Film at Lawrence

Ceilidh Mar

Looking for something to do with your evenings? Well, for the film and movie buffs out there, Lawrence University offers a variety of film organizations meant to facilitate many different levels of participation.All sorts of groups show feature films here on campus. These groups include entertainment-based clubs, academic departments, and groups trying to pass on an educational, political, or social message.

Most of these events are open to the student body. The audiences range from small groups to auditoriums filled with people. Such events take place on campus almost every week.

Interested in more than just watching a movie? How about making one? Mother Superior’s Audio-Visual Company (formerly Impact Film Club) focuses on making independent films with unorthodox methods.

“We’re very experimental in that we don’t have much in the way of studio equipment to work with,” says Phred Beattie, one of the directors of the group. “We use what we have artistically.”

This grass roots company is currently working towards a film festival later in the term that would feature student-made films with an interactive approach. “We’re moving towards an environmental art,” says Beattie. The festival will combine live action and sketch theater with film to create an interactive environment for the art form.

But more than that, the group hopes to encourage the creation of a film department within the school. “We really want to get a film department,” says Beattie. “It would be a good use of interdepartmental studies. Almost all departments have something to offer to the production (of a film).”

This newly formed group is self-structured to allow an open outlet for ideas. If you are interested in participating, contact Phred Beattie at x7880 or by e-mail at phred.t.beattie@lawrence.edu. The group is currently looking for people with creative ideas and willingness to work.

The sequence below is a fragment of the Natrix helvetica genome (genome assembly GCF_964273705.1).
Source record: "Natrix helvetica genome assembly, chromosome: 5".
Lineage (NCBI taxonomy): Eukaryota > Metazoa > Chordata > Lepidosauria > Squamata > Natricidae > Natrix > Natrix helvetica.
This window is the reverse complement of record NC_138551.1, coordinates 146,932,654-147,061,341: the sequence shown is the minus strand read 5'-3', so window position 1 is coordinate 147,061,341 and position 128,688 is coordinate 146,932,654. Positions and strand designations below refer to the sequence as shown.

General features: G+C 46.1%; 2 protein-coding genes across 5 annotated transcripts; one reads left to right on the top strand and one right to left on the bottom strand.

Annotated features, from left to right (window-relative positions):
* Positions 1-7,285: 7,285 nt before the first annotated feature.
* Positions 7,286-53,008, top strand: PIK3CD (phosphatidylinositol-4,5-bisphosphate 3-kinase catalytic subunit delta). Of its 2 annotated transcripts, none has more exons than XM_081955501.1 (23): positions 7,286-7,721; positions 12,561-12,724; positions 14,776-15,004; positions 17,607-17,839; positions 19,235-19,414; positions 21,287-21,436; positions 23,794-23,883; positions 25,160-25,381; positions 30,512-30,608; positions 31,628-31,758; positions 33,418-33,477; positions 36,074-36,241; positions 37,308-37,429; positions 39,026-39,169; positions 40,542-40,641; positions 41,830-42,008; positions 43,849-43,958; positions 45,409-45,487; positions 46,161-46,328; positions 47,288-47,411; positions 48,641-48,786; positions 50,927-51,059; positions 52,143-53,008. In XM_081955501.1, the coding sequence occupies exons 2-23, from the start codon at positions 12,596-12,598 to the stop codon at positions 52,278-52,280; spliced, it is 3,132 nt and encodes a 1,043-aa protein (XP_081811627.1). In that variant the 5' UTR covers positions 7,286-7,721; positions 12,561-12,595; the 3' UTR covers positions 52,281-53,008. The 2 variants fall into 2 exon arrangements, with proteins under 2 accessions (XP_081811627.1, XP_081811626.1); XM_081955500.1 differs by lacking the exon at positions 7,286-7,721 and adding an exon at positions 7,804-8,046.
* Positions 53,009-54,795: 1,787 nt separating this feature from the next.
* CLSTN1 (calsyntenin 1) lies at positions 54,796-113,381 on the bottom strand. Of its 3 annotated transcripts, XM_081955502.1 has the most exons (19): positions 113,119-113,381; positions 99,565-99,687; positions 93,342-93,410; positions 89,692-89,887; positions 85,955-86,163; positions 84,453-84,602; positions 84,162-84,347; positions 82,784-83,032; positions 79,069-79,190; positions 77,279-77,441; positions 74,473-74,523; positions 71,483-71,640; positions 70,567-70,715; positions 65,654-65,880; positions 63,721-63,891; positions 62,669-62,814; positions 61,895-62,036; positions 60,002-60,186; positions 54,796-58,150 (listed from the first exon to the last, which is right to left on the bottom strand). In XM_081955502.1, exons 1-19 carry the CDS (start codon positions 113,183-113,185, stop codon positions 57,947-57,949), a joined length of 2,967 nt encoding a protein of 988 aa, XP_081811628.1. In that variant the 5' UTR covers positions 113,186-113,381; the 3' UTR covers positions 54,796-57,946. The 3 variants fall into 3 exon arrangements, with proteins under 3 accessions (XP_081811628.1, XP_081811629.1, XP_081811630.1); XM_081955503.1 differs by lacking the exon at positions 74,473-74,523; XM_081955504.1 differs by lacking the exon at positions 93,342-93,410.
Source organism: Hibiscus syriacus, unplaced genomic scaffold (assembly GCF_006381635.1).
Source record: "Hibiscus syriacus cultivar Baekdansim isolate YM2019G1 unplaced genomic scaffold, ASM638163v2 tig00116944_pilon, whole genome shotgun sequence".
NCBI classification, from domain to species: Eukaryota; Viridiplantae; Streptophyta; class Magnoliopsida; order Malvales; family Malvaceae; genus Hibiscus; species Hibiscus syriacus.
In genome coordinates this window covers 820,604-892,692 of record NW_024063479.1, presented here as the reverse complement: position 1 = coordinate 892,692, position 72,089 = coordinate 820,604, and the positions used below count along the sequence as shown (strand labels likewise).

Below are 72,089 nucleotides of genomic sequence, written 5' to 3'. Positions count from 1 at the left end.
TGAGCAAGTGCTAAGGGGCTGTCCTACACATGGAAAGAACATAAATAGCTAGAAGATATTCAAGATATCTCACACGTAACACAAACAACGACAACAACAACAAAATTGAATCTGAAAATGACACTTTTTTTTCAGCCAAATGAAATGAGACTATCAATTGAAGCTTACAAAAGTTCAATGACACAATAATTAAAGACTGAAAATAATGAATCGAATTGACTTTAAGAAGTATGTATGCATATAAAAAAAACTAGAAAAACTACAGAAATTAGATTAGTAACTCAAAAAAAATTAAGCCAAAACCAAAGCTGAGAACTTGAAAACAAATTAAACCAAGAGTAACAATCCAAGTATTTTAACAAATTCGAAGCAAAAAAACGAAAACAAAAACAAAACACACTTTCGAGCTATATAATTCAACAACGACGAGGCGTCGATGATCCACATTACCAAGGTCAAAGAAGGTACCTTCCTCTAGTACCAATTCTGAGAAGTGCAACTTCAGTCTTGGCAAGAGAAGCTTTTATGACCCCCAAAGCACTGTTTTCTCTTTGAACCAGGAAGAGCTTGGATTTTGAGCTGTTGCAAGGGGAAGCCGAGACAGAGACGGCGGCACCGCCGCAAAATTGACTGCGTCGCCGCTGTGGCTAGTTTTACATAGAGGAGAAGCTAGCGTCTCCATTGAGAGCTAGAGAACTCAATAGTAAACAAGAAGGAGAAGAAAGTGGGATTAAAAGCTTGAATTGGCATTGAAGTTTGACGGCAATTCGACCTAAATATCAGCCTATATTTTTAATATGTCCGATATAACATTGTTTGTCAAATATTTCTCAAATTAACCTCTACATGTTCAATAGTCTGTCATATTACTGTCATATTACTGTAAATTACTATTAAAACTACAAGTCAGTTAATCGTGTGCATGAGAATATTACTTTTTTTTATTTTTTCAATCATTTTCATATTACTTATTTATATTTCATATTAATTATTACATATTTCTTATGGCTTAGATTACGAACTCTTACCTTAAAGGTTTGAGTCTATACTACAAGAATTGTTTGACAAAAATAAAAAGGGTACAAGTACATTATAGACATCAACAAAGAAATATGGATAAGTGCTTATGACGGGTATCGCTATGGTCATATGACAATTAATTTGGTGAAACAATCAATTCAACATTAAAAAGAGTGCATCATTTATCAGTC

For those of you interested in the classics, Lawrence University’s Classic Film Club shows both American-produced and international films. Members learn marketing procedures, how to run the equipment, and how to draw a crowd, even as they watch and share the movies they love with the community. Their next showing, The Apartment, will be Friday, Oct. 11, at 7:30 and 10:00 p.m. in Wriston Auditorium.

Other groups to watch for in the future include the International Film Committee and the OM Film Committee. The OM Film Committee shows films meant to increase awareness of diversity, while the International Film Committee focuses on films created by known international producers.

Some groups cater to more specific film interests. Among these is the Anime Club, whose members show Japanese animation and share an interest in Japanese culture. You can find signs for these showings, which are often fairly impromptu, around campus.

Another film option aimed at specific interests is the Spanish and Latin American Film Series, which is currently highlighting the films of Julio Medem, a famous Spanish film critic and cinematographer. The next showing in this series will be “Tierra” (The Earth) Oct. 22 at 7:00 p.m. in the Wriston Auditorium. Medem is well known among the film industry for his modern works, such as Lucia y el Sexo (Sex and Lucia), produced in 2001, and the recently shown Vacas (Cows), produced in 1992.

To find out more about this series and many others, watch for future announcements in Lawrence’s This Week.

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